I remember many years ago having a conversation in my bedroom with a girl.  There was a cat, eyes squinted, purring loudly as I scratched its neck.  I mentioned something about how happy the cat was, and I remember the girl asking me how I knew…how anyone could really be sure of anything.  I have no convincing answer for those who are firmly convinced that there can be no firm convictions, or those who declare absolutely and universally that there are no absolutes or universals, not allowing any relativity in the belief that everything is always relative.  I knew that cat- I knew it was tickled to death, loving the moment.  I knew it because I felt it, like a musical chord from one instrument harmonizing with another.  Understanding isn’t just an exercise of the intellect- it is an emotion, resonating with the furthest depths of being, singing from marrow.  I can only safely know what I have felt, because I felt the knowledge itself.

A recurring dream I used to have:  A wide plain stretching ahead, unkempt, tall golden grasses swaying gently.  I’m unsure of who or what I am, or what type of eyes I am seeing out of.  I am still.  The slow shadow of some gliding creature about drifts across me onto the rolling meadows ahead.  I felt watched, hunted.  Then the dream ends.  I used to wonder if seeing from ancient eyes would be much like this dream.  The evolutionary roots of our consciousness are still based in the way that we have lived for millions of years before, up until several thousand years ago.  It is not keeping up with the rapid pace of technology and the social intricacies of modern life.  So the serotonin and cortisol, the dopamine and testosterone, which served for our survival once in time, now drive us to extremes of chronic anxiety, hatred, fear, depression, and all the horrible things done between people that are rooted in such primal triggers.  A lot of us just don’t know anymore.  Jerked around like marionettes by emotions we cannot fathom.  Causing incalculable damage to those around us, those who care about us most.  Others militarize and hunker down what they feel- inside there are curfews, rations, and various propaganda, all trying to make sense of a war that will never, never make sense.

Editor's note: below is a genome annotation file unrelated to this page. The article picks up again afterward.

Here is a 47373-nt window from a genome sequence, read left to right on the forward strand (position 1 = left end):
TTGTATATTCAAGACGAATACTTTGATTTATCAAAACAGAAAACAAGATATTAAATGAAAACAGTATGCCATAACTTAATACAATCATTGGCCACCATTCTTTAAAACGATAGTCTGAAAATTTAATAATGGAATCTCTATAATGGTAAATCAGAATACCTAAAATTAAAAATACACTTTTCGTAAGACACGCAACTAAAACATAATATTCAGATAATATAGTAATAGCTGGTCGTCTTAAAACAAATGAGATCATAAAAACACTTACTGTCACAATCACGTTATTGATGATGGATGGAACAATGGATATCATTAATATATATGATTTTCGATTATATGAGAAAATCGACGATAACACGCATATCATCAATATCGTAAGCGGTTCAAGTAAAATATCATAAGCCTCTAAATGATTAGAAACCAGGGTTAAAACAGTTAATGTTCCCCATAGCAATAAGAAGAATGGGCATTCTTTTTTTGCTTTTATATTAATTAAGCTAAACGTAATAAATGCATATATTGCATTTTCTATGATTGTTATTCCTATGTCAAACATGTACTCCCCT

The little family that made those tracks long ago were surely faced with predatory threats, hideous diseases, lives we now may see as short.  But seeing it from another perspective, it was a family together, headed in a similar direction.  There were no tracks of divorce lawyers, psycho-pharmacologists, sugar daddies or princesses.  There was no evidence of a coke deal gone wrong, or a home foreclosing, a layoff slip or a credit bill, no mark of a flagpole in nationalist fervor or drag mark of chains of sexual slavery, no vomit trails from binging and purging bulimia, no reason for the little group to lie to others about the fact that they were together, no feverish, paranoid attack on the idea of pair bonding, primacy, or long term partnership.

As humans we carry millions of years of survival in our genes, our DNA.  We carry a little piece of all of our ancestors within us.  I remember a Cherokee friend who went with me once many years ago to an ancient village site in Swannanoa.  He had tears in his eyes for the buried dead there, like they were sweet grandmothers and strong grandfathers who cradled, watched over and guided him in his distant youth.  In a way I feel the same for these hominid tracks.  There is a colossal set of unknowns here- I glance across the millions of years as a man would gaze into deep waters.  But, walking along the river, sensitive to its churn, its spirals, its push downstream, I feel as a kindred to those ancient walkers.  And somehow I know that they felt moments of ease, moments of co-creation and play, and that for at least a while, they walked together.  A bittersweet lesson in these troubled, confusing times.  For with all our technological advances, with all our medical breakthroughs and magic pills, I still see all around me direct evidence of people out of touch with what they feel and what they know, deep down- people incapable of anything but the lust to be entertained or anesthetized, anything to prolong the avoidance of the resonant knowledge that the purring cat, the lazily swimming fish, the strolling hominid, knew a sense of ease.  Once the gate of recognition is open, love flows through it.  Love is risky and makes no sense.  It is much safer to remain oblivious, safe, and distrustful, cutting off all loves and friendships periodically because they bore us or no longer serve a particular purpose.  Knowledge resonating in marrow has no due date, deadline, deal-break or grounds for dismissal.  It perpetuates through all dangers and confusions.  I only know this because I feel a calling to walk along the river, and carefully look down.